Team Human by Justine Larbalestier and Sarah Rees Brennan. HarperTeen, 2012. Currently Available.
Genre: Urban Fantasy / Speculative Fiction
Face Value: This cover is cheesy, and conforms to a fair number of stereotypes, but it also sort of feels like it’s in on the joke. From the font to the standard love pose (populated though, not by the two men vying for Mel’s affection, but by the lovesick Francis and Cathy), this cover winks at the joke while still appreciating the genre – much like the book itself.
That said, I still took the book jacket off when I read it in public.
Does it Break the Slate? Totally. This book succeeds both on the character level (Mel, with her sassy attitude and self-determination is absolutely a Slatebreaker) and on a larger commentary level, as it takes to task some of the less Slatebreaking elements in – ahem – some of the more popular vampire fiction out there.
Who would we give it to? What’s great about this book is that it’s going to appeal to both sides of a crowd – the vampire-lovers and the vampire-haters. Those suffering from eye-rolling vampire fatigue will laugh out loud at the way Larbalestier and Brennan skewer the more annoying tropes of the genre but vampire devotees will still find a vampire story here, that plays by the rules and gives them something to latch on to. Plus it’s laugh-out-loud funny.
Review: Team Human takes place in an alternative contemporary United States, a world in which vampires have always been part of our history. Things have become less contentious in recent decades though, and anti-discrimination laws and regulation have meant that vampires and humans can coexist relatively peacefully. That doesn’t mean they like each other though. Mel lives in New Whitby, a town that was originally founded as a safe haven for vampires, but she has absolutely no patience for them. Her best friend finds them fascinating though, and when Cathy falls in love with Francis, (the new vampire at their high school, obviously), Mel makes it her mission to stop Cathy from getting into something stupid.
I don’t have to tell anybody reading this blog that vampires have been oversaturating the YA fiction market for several years now. And by vampires, let’s be real, we mostly mean Twilight. Because vampires have actually been a staple of fiction for centuries (take Dracula, for example). And while every new narrative adds its own bit of mythology (like David Boreanaz or sparkling torsos), there are enough familiar tropes to the genre that it is ripe for a good skewering. Some of my favorite jokes include
“’A vampire who wants to go to high school?’ I said. ‘That’s the most ridiculous thing I’ve ever heard.’”
“I know, vampire isn’t technically a profession. But seriously, you should see the ones around here. They’re pros at it. Being a vampire is their job. Vampires have long-term investments, of course. And modeling careers. The camera loves Ludmilla von Doesn’t Need Airbrushing. That’s part of what I think makes vampires so boring. Once you’re a vampire you don’t ever need to be anything else.”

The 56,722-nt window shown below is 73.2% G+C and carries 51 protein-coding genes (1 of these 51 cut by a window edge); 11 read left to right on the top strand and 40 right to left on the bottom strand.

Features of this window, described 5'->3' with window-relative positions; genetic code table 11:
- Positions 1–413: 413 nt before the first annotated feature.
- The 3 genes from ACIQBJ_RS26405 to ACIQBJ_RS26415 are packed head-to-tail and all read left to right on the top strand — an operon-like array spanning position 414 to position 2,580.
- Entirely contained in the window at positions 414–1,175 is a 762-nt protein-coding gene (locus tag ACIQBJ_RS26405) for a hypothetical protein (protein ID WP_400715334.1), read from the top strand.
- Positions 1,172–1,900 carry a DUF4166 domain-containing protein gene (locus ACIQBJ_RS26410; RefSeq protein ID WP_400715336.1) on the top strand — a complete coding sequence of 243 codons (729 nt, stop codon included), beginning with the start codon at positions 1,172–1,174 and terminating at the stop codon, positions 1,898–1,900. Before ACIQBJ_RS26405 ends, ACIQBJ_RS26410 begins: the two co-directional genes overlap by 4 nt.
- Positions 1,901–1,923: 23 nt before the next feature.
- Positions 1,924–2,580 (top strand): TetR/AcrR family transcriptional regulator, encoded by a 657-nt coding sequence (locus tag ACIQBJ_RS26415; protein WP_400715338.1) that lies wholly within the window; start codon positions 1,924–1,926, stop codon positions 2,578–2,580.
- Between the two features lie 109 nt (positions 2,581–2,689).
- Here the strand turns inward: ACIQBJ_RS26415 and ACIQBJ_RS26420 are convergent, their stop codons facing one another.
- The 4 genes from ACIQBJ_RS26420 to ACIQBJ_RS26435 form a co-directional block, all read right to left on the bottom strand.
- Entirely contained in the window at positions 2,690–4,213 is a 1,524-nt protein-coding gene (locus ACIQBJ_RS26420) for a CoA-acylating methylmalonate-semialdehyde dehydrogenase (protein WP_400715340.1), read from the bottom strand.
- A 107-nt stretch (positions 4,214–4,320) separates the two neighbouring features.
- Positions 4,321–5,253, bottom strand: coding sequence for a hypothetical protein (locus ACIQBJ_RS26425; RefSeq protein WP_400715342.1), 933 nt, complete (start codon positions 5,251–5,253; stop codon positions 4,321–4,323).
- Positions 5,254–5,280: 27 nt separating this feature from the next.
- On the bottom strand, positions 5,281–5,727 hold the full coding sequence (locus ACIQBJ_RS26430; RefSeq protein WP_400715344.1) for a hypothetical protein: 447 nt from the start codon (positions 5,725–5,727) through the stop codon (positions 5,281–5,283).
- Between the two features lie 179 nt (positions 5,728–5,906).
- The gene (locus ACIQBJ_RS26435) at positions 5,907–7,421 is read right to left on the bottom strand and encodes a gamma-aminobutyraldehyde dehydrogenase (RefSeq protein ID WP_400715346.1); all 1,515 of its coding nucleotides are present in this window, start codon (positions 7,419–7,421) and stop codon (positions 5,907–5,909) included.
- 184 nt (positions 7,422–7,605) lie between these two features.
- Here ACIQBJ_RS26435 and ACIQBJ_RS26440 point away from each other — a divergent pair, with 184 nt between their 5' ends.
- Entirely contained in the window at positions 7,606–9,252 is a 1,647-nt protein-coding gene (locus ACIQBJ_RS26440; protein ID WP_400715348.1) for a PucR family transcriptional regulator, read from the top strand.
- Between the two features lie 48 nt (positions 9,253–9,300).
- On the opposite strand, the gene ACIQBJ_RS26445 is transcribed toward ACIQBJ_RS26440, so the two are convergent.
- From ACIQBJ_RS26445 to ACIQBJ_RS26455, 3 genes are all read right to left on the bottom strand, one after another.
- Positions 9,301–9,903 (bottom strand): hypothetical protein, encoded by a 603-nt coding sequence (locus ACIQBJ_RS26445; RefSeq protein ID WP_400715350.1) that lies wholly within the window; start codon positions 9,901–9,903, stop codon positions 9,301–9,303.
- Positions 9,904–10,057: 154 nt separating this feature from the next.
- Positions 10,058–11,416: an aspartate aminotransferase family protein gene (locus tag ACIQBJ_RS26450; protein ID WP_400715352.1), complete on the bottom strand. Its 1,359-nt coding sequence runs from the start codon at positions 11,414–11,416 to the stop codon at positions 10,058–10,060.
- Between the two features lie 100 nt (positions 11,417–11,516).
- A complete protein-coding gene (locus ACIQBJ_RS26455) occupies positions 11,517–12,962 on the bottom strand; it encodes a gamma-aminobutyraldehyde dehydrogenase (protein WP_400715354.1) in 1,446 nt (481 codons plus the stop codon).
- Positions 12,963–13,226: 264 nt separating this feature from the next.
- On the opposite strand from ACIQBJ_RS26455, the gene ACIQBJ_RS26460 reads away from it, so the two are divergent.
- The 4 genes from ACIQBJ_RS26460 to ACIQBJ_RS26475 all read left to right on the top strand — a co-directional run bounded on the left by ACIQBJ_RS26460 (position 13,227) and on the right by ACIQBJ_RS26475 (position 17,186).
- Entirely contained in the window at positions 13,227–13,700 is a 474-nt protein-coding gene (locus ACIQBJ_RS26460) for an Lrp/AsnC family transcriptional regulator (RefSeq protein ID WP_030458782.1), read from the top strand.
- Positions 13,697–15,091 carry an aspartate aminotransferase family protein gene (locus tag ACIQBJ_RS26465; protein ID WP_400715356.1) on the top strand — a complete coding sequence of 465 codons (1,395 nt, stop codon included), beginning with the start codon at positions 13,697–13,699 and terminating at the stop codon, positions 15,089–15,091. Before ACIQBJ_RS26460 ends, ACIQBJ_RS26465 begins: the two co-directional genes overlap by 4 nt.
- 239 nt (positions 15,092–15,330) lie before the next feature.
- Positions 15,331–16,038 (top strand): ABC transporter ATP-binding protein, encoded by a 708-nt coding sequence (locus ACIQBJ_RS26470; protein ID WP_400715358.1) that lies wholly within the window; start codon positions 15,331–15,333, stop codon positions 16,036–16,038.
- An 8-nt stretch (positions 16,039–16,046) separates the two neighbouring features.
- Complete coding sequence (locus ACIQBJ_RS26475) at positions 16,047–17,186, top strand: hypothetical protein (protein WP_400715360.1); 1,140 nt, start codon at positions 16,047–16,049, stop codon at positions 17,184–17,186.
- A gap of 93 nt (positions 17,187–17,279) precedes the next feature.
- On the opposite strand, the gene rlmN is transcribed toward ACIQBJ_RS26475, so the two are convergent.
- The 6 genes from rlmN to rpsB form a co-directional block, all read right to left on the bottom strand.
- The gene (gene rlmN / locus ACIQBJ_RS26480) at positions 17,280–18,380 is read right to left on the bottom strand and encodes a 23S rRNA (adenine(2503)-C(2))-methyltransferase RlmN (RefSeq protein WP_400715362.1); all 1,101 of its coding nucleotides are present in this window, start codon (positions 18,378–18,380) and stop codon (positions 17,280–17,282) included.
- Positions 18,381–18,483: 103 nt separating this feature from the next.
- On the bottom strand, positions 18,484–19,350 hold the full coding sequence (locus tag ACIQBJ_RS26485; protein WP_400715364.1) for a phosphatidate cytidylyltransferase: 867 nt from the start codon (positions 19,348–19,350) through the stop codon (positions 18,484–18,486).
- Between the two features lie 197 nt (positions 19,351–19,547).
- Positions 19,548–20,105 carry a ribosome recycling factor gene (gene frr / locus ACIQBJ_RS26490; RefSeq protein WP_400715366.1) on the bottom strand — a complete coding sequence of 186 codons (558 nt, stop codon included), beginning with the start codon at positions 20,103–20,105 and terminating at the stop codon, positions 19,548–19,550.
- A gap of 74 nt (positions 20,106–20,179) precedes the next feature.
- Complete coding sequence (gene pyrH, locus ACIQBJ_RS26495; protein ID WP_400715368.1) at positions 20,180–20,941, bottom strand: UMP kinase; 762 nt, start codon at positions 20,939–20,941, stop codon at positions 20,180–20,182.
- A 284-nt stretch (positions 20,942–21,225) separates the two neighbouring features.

“’In some states, you can’t transition until you’re twenty-one,’ Dad said. ‘I think that’s fair, myself. Why should you be able to drink blood before you can drink alcohol?’
‘They’d never pass something like that in Maine,’ Mom said, rolling her eyes. ‘Not in the vampire state.’”
But don’t think that Team Human is all parody either. It’s a story in its own right, and it adds its own piece to the vampire genre. There’s something hilarious and also totally brilliant about the way vampirism is regulated in this alternate reality, from the age limits on transitioning to the antidiscrimination legislation measures requiring sun-blocking smoked glass in all public buildings. It feels weirdly, normal – the fact that vampires don’t have to be secretive and they’re part of the public landscape means that there have to be answers to all of these open ended questions through blood banks and special therapists who deal with vampire transitions. The mundaneness of it all might be my favorite part. It means that the satire-based humor is a supplement to a totally engaging story about great characters. Mel, in particular, is a terrific protagonist – smart and sharp and loyal. She loves her friends, and she stands by her principles. But she’s also flawed, and stubborn and tactless. Neither she nor her friends are blank slates for a mythology to be written on – they are multifaceted characters in a unique story. Cathy and Francis can be a little boring in their lovesickness, but honestly? It isn’t their story. And Mel is hero enough for the whole book.
The book ultimately comes down to an issue of personal choice. In this world of regulated vampirism, where becoming a vampire is simply one option in a world of major life choices, Mel has to figure out that she doesn’t actually have the right to make choices for her friends, even if she thinks they’re bad ones. She also gets to be kind of a hero. And while I rejoice in the choice to make this book a standalone story, there’s a part of me that would have been just as excited about a sequel.
Reviewed from copy borrowed from my friend Kathleen. Thanks Kathleen!